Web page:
Love,
    Pollyanna!

  14. I thought the piece was fine if a bit tub-thumpy. My only problem with all this menopause chat is…I find it very tedious. Just as I found all the pregnancy worship. And the period celebration. I don’t want a feminist re-interpretation of a perfectly normal process that you go through as you age. I just wish women would stop making such a song-and-dance about hormones. Hot flushes are annoying but pass, even though it can take years. Night sweats are not actually as terrible as some people make them sound – they wake you up, you have to cool down, get a drink, perhaps get changed but you aren’t lying, thrashing and feverish on your pillow like a plague victim. And you may ache a bit – go for a walk every day then. It is all a lot better than being dead. That is the alternative. Just remember: HRT is not the answer. It has to stop some day. As do we all.

  15. Much of this struck a chord with me. 10 years on I feel better with myself mentally than I ever have and I am truly looking forward to enjoying the next 30 years, even taking into account the physical changes, life events such a bereavement and being financially worse off. Laughing at some of the experiences helped, such as a colleague’s friend who, driving back to work after lunch, had to pull over because she completely forgot where she worked! One unexpected side effect was the sympathy I found for a granddaughter going through puberty – that feeling of not quite fitting in with the world, which I’d experienced much more recently than her mum. Recalibration is a good word for it. The comments on wrinkles in the full article rang true – I almost had an argument with a young sales assistant who was truly shocked that I did not want to follow the (expensive) routine she was promoting to avoid wrinkles, despite the fact that 5 minutes earlier she had commented on what lovely clear skin I had. What she did not grasp was that I do not care about wrinkles, there are far more interesting things to spend my hard earned cash on. I have not regretted for one second leaving a job I hated and letting my hair go grey, in fact the opposite is true, I am so glad I did. I still love fashion and try to look well groomed, but I don’t obsess about it.

  16. I enjoyed it. The first half was a familiar reminder for anyone who hasn’t learnt it already – goodness knows, we should be preaching this to all ages – but I enjoyed reading it. I think she’s a lovely writer. The second half was the kind of crib sheet I will try to keep a tab on: one day one of the things that worked for Caryn might work for me (and when I’m desperate I’ll try anything). But mainly, her greying hair is terrific. By far my favourite of all the shades and styles we’ve seen since those old Clothes Show days. R.I.P. to that.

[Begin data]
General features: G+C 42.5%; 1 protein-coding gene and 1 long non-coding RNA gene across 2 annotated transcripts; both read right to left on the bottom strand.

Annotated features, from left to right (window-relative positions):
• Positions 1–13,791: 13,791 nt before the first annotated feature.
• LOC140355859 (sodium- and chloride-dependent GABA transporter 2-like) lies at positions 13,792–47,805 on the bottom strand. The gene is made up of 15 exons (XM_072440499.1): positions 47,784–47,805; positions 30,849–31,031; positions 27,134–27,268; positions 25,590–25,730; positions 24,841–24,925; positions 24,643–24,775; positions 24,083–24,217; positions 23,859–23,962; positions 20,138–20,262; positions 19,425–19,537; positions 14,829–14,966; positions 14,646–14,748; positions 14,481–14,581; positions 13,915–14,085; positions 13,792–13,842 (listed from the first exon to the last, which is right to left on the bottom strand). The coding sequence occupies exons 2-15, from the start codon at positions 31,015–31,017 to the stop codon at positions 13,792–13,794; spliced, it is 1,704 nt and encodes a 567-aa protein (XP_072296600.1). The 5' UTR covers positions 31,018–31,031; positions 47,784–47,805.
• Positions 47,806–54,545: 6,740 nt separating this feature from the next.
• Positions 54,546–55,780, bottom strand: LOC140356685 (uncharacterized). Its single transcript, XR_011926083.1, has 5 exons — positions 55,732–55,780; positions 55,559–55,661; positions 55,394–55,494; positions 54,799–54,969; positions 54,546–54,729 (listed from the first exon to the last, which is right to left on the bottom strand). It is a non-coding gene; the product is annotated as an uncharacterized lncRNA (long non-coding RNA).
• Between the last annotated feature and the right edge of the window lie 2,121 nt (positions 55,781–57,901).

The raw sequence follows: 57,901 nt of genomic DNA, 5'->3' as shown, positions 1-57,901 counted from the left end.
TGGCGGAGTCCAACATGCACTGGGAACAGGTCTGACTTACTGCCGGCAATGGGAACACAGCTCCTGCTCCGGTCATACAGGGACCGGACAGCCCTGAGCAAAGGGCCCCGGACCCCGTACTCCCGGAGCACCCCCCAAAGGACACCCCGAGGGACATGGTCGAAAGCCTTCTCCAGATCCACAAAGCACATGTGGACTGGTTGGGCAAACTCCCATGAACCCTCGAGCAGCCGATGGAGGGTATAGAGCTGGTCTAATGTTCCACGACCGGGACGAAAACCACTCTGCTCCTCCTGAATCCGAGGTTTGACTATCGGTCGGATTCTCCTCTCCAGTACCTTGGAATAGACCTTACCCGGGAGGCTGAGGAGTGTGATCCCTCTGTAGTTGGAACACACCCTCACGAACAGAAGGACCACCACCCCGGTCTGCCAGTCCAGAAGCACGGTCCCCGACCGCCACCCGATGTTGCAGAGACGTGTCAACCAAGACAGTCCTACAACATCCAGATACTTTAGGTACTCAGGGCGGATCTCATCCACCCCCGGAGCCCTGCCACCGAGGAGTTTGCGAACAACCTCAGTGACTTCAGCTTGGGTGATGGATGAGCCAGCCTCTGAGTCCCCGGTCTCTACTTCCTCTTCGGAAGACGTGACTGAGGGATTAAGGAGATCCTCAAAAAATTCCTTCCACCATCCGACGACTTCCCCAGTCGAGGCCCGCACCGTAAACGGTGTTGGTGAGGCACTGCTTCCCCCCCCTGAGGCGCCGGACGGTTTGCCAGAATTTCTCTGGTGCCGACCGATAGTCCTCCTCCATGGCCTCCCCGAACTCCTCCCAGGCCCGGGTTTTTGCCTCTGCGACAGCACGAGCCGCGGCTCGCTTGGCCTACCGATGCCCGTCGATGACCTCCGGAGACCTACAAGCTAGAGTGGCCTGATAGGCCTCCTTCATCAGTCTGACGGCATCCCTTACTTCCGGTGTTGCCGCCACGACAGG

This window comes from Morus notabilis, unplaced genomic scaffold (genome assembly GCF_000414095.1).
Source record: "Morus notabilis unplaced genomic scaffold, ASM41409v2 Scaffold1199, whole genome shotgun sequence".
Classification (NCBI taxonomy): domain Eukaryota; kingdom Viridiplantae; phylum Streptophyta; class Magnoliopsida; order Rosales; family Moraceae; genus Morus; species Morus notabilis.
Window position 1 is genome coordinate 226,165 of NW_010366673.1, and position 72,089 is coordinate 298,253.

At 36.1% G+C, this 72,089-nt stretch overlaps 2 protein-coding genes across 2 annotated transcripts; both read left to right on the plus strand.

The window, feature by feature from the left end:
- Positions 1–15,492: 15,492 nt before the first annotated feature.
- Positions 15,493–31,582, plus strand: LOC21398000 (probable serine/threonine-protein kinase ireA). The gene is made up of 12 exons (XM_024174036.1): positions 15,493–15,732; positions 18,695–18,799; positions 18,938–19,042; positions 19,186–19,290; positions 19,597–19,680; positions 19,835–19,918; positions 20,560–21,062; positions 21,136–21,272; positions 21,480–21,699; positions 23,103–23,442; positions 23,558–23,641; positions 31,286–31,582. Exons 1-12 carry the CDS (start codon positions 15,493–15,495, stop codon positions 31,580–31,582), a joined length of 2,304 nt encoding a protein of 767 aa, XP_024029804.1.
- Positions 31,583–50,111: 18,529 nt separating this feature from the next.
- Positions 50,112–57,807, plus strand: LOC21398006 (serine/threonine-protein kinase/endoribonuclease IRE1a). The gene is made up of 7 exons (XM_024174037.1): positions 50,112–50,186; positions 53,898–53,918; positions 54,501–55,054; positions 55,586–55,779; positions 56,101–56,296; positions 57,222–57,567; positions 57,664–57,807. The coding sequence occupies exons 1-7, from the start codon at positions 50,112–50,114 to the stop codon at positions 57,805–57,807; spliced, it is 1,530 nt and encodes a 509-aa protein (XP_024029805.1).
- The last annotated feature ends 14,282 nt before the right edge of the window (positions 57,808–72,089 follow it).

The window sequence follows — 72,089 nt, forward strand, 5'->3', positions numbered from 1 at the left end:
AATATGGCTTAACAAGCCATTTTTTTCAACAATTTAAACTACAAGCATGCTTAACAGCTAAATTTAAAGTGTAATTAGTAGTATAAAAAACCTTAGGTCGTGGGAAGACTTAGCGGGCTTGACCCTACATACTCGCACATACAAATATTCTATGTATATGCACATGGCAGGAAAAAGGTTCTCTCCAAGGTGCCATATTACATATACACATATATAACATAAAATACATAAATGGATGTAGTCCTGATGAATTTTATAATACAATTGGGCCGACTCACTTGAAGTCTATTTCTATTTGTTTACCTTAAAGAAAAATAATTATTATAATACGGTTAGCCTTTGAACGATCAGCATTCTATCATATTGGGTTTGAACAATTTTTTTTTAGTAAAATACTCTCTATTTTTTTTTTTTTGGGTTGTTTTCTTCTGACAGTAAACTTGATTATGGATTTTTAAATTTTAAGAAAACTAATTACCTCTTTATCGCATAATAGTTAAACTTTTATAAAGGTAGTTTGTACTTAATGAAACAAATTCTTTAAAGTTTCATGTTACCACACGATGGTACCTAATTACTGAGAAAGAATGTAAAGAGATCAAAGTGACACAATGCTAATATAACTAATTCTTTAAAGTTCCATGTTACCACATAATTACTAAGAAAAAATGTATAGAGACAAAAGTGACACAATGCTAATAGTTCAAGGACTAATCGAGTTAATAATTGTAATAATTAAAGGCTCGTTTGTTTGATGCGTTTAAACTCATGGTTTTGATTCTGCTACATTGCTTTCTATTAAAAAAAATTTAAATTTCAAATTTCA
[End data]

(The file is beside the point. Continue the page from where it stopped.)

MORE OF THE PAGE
17. I have very mixed feelings about the menopause. Good Housekeeping recently ran an article about a generation of women who were discouraged from HRT because of a then current scare, and I’m one of them. This was ten years or so ago. A practice nurse advised all sorts of homeopathic remedies that gave no perceivable relief. My main challenge was hot flushes, almost entirely occurring when I was giving public presentations, as an important part of my job. So I just gritted my teeth and ignored them, leaving the audiences to be polite and ignore them. Not the best stretch of my working life. Now, I hardly ever think about being ‘post-menopausal’, although I suspect insomnia is a lingering effect. There’s a huge amount of silence everywhere – I never discussed the matter with either my mother or my sister. But equally, while I’m sympathetic when female colleagues confide in me about their experiences, for me it is uninteresting. Just lucky to be here – preferable to the alternative! So perhaps my conclusion is, get over yourself . . .

  18. It is what it is. Another part of the journey of life. Nothing surprising or overly mystical or even, deep breath, meaningful. And like every other part of life it is what you make of it. Or not. That’s why I can’t be arsed reading her article. I do think she’s lovely though……

  19. This all seems a little intense to me & might fill younger women with trepidation . Don’t worry it was no big deal for me or my friends & family – perhaps we were the lucky ones ? Relax & accept the normal changes in your life .

  20. I had the worst of the worst menopause ! Started 48 lasted to 58. Hot flashes almost every 5 mins 24/7. Weigh gain, pain, lack of sleep, ((hot flashes)) burning up, running outside at 15 degree to cool down.
    Emotions all over the place, at the same time empty nesting was starting and husband close to retirement. Taking care of sr parents, and my own body hurting all over.

    I was never so glad when I got through menopause, 62 now, last hot flash a few months ago, but just a passing now…